Thursday, September 19, 2013

My grandfather had a close relationship with my grandmother's family, and even though she'd been gone for years, he'd often go across the bay on the ferry to visit them on Shelter Island. Sometimes he'd take me too. That day my friend, Sandy, came along with us. Grampa surprised us by bringing a picnic along for us...he made the BEST tuna salad sandwiches, and he brought a whole loaf of them.  Sandy ate as many as she could pack into her tummy that day! We had our day-long visit with my great Aunts and Uncles, and some cousins and their kids. We played on the tire swing that hung from a huge old tree in the front yard, near the stand where Uncle Bill sold bouquets of bright gladiolas that he grew in the field behind the barn. We explored the large yard, and we danced around in the kitchen with old Uncle Charl swinging us around and around 'til he lost his balance and bumped into a big kettle on the stove, dumping all of Aunt Ardis' canned pickles to the floor. She chastised him with a stern, 'Now Charl! look what you've done!"  And she shooed us out with him behind us.  We decided to find something less rambunctious to do, and we went into the right hand barn building to make music on the old player piano. It was dreadfully out of tune, but it didn't matter to us.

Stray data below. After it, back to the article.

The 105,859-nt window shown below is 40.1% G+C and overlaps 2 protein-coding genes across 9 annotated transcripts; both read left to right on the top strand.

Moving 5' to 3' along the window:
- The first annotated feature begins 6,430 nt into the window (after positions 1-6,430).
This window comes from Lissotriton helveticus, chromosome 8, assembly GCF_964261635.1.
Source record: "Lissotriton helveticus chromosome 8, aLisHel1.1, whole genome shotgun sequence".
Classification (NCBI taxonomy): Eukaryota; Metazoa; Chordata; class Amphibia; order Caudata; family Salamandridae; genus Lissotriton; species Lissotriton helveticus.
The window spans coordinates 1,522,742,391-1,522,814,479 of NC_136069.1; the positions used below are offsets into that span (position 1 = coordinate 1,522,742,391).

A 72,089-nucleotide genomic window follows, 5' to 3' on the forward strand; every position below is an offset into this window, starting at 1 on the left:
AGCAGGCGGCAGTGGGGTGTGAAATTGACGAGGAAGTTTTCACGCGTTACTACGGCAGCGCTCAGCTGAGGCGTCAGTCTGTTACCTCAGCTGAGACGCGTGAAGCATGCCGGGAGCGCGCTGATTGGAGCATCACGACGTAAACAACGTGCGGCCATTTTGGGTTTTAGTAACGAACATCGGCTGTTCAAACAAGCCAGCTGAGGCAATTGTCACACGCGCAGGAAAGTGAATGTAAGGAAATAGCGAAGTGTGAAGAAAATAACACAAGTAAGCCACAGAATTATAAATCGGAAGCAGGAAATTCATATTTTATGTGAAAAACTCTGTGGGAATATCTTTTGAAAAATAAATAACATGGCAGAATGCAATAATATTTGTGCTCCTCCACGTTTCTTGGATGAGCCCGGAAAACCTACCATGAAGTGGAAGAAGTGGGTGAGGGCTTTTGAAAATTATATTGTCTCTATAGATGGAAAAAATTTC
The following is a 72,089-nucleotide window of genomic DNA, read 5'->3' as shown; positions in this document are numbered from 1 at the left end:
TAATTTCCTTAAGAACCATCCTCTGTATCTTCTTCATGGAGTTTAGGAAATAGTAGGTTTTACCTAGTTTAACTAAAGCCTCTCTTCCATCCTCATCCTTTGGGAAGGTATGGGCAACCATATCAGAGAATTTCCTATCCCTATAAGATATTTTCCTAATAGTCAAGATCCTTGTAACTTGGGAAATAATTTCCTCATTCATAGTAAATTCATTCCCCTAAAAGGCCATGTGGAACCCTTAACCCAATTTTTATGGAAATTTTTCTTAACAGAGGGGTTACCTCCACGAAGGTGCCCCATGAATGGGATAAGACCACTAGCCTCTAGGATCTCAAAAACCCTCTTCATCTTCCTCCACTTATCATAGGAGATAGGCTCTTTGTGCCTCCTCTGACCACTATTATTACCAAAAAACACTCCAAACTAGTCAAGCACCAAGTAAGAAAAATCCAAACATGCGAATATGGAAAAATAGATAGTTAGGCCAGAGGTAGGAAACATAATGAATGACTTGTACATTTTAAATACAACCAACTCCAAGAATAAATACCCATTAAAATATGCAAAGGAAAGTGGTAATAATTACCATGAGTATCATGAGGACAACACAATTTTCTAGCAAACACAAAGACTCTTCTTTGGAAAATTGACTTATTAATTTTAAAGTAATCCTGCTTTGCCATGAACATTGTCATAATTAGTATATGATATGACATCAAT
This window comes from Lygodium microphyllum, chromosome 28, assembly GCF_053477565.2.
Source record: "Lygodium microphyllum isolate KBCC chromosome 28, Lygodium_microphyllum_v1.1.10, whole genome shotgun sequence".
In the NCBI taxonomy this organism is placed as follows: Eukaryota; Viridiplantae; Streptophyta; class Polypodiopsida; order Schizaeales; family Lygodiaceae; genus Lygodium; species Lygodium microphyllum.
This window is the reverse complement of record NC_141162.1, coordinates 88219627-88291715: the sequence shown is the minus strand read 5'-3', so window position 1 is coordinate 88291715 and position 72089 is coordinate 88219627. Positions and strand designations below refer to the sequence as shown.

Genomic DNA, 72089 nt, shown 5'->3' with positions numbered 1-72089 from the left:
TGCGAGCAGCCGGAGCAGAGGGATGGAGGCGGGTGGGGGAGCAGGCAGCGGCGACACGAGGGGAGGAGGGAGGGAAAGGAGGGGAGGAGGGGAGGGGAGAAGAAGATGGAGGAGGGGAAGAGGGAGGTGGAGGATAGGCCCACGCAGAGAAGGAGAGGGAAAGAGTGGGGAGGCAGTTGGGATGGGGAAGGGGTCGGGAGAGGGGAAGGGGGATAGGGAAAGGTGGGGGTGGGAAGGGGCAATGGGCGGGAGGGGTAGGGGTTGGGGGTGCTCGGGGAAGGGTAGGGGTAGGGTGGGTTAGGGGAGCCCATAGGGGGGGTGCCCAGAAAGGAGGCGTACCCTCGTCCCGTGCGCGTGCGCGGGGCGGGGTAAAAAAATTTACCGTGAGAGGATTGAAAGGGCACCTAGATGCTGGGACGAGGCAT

After a big supper at the big dining room table, with all the family gathered together, the old folks went to the front room and visited some more. Before long, it was time for Grampa to load us up and head for home. Sandy and I piled into the front seat, with me in the middle.  We crossed the water on the small car ferry, arriving on the North Haven side in 10 minutes. We started up the hill toward Sag Harbor and that's when we ran into the fog.  Grandpa wasn't a speedy driver, by any means, but he slowed down even further to meander through the veil of damp air as the sun began to set.  We made our way along Rt 114, through Sag Harbor, and pointed toward East 
Hampton.  It was 'scary' least to me.  Grampa pressed his foot a little harder on the gas pedal, and then let it up. In a few minutes, Sandy and I were giggling at the forward and backward 'see saw' our bodies did with every push and let up of that gas pedal.  I'll bet Sandy remembers that day, that tuna, and that foggy ride home, even now, some 55 years later! 

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